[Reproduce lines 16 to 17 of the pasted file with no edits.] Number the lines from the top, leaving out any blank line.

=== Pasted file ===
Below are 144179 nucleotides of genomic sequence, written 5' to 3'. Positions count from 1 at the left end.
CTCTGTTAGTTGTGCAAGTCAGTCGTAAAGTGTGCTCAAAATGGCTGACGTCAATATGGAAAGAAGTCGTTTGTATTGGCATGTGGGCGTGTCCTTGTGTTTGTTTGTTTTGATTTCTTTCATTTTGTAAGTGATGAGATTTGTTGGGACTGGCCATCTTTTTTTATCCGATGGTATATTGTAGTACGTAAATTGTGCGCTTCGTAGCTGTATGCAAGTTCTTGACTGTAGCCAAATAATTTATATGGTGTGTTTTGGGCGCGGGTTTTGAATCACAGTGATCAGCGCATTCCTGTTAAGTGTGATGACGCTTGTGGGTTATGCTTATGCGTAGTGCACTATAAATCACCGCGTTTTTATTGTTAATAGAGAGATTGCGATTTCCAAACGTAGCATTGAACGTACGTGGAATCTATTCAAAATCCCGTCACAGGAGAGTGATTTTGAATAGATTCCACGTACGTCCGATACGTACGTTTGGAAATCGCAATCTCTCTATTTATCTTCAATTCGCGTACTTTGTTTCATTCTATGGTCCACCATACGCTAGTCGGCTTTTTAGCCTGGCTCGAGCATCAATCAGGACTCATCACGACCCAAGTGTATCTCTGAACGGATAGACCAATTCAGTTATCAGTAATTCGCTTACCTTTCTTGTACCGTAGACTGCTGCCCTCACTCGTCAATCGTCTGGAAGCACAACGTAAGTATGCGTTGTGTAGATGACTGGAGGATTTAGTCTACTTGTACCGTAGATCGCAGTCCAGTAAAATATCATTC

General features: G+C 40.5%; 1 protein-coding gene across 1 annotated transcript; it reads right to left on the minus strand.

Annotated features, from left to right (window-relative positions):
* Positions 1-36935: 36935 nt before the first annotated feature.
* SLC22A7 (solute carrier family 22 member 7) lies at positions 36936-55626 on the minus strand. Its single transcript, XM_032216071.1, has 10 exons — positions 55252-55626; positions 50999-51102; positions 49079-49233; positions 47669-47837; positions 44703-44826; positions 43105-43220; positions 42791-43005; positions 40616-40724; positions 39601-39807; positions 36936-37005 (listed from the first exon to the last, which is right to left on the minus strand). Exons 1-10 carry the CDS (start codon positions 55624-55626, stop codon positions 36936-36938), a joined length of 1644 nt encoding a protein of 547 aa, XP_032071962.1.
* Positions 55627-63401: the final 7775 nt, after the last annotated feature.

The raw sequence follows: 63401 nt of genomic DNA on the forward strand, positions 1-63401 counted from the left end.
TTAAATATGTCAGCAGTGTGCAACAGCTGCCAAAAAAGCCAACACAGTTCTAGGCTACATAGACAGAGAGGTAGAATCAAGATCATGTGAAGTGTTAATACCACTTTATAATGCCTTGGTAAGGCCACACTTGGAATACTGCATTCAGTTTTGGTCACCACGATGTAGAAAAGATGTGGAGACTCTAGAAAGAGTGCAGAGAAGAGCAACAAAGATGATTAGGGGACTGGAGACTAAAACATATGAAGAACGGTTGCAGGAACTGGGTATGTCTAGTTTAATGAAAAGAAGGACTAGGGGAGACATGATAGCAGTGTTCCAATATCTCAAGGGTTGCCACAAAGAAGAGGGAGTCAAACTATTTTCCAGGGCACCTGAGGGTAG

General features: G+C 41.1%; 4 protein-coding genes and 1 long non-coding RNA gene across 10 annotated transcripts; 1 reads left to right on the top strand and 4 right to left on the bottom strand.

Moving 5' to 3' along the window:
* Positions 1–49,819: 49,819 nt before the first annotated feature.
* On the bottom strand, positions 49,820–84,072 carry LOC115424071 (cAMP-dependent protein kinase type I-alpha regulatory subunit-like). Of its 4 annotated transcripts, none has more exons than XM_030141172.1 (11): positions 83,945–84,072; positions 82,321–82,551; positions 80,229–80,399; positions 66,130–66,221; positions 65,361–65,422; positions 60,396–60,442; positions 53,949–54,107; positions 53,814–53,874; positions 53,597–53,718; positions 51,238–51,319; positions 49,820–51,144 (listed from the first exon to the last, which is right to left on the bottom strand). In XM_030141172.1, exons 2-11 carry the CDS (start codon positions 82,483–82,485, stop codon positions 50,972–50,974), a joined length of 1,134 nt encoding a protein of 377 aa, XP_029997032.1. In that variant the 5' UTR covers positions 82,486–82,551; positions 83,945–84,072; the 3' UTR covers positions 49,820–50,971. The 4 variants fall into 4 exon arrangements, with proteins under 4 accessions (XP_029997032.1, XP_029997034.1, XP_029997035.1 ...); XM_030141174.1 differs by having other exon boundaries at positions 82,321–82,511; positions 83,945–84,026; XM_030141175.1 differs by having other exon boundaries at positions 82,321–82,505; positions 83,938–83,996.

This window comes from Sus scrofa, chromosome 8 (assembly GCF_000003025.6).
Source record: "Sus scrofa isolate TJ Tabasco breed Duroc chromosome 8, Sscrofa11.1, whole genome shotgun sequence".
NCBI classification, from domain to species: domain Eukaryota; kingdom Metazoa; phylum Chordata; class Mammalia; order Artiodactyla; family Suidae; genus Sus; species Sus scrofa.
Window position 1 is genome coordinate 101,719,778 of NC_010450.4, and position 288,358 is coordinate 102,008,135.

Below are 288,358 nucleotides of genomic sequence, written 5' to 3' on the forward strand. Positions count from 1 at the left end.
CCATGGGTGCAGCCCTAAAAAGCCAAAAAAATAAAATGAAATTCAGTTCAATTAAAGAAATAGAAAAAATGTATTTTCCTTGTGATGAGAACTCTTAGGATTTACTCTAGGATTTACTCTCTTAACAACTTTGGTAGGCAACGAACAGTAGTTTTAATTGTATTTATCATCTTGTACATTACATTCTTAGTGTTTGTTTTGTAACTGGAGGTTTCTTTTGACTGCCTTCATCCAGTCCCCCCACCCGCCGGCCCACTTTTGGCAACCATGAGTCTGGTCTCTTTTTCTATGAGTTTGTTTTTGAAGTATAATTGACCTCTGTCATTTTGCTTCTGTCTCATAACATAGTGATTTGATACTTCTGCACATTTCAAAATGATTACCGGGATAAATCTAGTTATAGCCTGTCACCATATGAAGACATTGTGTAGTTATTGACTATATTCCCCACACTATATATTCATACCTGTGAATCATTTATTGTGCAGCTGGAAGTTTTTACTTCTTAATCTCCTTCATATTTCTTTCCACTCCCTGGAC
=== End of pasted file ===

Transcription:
NCBI classification, from domain to species: domain Eukaryota; kingdom Metazoa; phylum Chordata; class Mammalia; order Artiodactyla; family Suidae; genus Sus; species Sus scrofa.
Window position 1 is genome coordinate 101,719,778 of NC_010450.4, and position 288,358 is coordinate 102,008,135.